At the demand of my wife, I've been removing crusty old popcorn ceiling texture from our new house. It's a messy process, but a few tricks can make it (and cleanup) an easy task. If things go well, you'll end up with a fresh, clean ceiling.
To get started, you'll need:
- Ladder or step stool
- A wide 4-6" scraper/putty knife
- Garden sprayer (that's never had chemicals in it)
- Tarp or drop cloth
- ShopVac(recommended) or a broom and dust pan
- dust mask and safety glasses (optional, but recommended)
Wether you're working over a carpet or sub-flooring a tarp will make cleanup much easier later on. Spread it out underneath your future texture free ceiling. It'll serve to catch the texture as it falls, and keep the floor free of moisture as you work.
Put a half gallon or so of warm water in your garden sprayer and pump up the pressure. Ours has a few spray nozzles, we selected one that sprays a wide fan of water. We bought ours for $20 at our hardware store, but we've seen them for $15 at the ginormous discount stores. (Personally, I like the local guys better.)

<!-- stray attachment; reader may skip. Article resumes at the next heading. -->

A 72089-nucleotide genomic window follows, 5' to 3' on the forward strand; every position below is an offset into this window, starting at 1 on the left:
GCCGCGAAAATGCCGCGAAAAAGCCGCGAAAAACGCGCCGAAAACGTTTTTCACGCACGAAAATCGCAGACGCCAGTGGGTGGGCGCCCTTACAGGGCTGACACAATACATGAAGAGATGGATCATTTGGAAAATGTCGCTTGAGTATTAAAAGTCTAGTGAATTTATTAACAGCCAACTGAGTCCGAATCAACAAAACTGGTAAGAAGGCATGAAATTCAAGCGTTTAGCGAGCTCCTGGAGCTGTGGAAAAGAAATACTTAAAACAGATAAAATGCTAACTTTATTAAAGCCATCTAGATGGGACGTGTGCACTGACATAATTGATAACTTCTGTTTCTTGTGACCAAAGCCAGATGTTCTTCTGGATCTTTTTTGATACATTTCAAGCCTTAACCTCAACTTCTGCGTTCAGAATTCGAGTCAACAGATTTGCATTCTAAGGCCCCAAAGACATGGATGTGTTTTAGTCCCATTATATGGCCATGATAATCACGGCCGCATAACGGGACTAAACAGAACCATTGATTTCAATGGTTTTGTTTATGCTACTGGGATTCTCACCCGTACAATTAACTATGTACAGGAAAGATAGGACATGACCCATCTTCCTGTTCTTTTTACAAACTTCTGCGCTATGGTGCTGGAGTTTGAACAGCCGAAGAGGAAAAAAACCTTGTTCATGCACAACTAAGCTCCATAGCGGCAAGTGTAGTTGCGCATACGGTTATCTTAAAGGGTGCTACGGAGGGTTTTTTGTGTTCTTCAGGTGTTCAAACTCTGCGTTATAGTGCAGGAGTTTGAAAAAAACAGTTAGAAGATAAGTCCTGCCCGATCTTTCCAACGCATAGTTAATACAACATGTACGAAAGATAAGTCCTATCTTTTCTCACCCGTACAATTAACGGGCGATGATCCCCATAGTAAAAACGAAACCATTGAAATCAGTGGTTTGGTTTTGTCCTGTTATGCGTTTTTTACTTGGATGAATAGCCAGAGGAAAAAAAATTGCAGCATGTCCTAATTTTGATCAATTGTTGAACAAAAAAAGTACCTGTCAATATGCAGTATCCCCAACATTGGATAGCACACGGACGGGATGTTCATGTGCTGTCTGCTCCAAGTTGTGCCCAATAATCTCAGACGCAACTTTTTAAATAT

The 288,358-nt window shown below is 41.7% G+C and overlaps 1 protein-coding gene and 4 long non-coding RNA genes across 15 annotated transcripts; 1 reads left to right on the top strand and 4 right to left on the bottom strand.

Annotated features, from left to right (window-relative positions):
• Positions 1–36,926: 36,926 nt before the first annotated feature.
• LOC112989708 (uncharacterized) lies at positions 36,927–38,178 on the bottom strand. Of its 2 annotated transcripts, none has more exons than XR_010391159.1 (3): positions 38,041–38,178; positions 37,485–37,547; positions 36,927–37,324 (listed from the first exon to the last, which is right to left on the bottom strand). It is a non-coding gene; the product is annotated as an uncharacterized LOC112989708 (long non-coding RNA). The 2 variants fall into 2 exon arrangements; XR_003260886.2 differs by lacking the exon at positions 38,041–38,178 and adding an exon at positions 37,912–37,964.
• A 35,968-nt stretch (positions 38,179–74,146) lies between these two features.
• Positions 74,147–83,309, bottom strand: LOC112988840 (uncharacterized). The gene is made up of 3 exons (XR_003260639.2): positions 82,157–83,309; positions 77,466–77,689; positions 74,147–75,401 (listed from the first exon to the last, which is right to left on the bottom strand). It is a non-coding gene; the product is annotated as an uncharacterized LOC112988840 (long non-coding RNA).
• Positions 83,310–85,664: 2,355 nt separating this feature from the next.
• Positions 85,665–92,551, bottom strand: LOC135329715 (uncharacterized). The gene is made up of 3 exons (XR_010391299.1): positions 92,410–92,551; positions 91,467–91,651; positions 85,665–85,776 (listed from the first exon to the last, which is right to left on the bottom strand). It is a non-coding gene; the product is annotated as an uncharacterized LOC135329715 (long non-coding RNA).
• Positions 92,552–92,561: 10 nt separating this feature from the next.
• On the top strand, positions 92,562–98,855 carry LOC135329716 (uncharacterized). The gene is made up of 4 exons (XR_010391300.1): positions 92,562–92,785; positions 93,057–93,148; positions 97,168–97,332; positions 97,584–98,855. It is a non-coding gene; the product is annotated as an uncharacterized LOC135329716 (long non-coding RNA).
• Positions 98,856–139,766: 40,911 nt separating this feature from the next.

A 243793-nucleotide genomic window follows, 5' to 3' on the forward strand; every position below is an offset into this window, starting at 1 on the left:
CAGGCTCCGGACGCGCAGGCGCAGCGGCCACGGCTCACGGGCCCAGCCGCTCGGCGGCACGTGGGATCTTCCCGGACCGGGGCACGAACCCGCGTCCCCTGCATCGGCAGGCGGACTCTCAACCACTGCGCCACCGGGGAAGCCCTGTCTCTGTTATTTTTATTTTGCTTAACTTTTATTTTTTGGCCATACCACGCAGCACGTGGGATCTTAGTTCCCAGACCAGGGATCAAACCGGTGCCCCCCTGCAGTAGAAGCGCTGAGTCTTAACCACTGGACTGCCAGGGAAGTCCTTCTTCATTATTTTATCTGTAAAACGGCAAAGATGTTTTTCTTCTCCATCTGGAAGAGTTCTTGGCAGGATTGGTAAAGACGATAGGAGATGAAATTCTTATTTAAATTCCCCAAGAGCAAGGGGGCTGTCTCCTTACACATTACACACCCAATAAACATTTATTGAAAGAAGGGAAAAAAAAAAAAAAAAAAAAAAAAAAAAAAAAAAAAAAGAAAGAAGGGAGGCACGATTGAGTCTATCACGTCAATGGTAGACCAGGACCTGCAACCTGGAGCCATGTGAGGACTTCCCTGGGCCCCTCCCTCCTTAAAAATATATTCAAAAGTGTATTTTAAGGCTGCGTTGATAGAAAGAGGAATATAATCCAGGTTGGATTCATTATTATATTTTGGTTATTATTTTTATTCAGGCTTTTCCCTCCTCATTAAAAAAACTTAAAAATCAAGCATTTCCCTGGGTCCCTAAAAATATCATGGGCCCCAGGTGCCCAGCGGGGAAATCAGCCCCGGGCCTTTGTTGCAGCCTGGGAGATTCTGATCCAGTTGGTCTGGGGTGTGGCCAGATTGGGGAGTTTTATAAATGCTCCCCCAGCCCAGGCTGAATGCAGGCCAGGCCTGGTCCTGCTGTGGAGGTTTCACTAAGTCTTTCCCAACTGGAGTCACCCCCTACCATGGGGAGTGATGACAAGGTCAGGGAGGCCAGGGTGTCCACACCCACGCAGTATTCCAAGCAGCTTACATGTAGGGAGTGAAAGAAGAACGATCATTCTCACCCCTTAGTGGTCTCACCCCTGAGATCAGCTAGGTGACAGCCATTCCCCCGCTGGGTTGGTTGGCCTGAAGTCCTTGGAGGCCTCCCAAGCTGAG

Spray down the ceiling, giving a thorough, but not dripping we coating on the texture. You want a nice even covering. A good rule of thumb is to move the nozzle whenever you're spraying liquid.
Wait about ten minutes, then re-spray the area. If you're removing texture that's been painted over, you might want to repeat the process. Latex paint is water based, so it'll usually let water soak through given enough time.
You should be able to see the area you just wet down with the spray. If you can't see it anymore, you'll probably want to go over it again with your sprayer. Don't get too excited with the sprayer, you probably want to avoid water streaks on your walls. You might consider taping plastic over anything that might become water damaged.
When you're ready, set up your ladder and grab your scraper.
Set the scraper at a 20 to 45 degree angle to the ceiling and gently, but firmly push the scraper across the ceiling. Be careful not to gouge the soft drywall ceiling. If you rip any of the paper covering, you can come back with some spackle later. The texture should be soft from the water, so it'll fall off with very little dust. If the texture is hard, spray it with water again and let it soak in for a minute or so. It won't take long.
When you're done, you'll end up with a clean ceiling, and a tarp that's covered in bits of plaster. Be careful as you walk on it. The texture will crush and stick to your shoes. You can drag them outside, or dump it in a nice pile by lifting the tarp.
Now's a great time to get out your shop vacuum. Mine easily sucked up piles of ceiling texture. Once the majority of the plaster was up, I used our regular vacuum to finish the job. If you're going to paint the ceiling later, consider using a coat of primer first.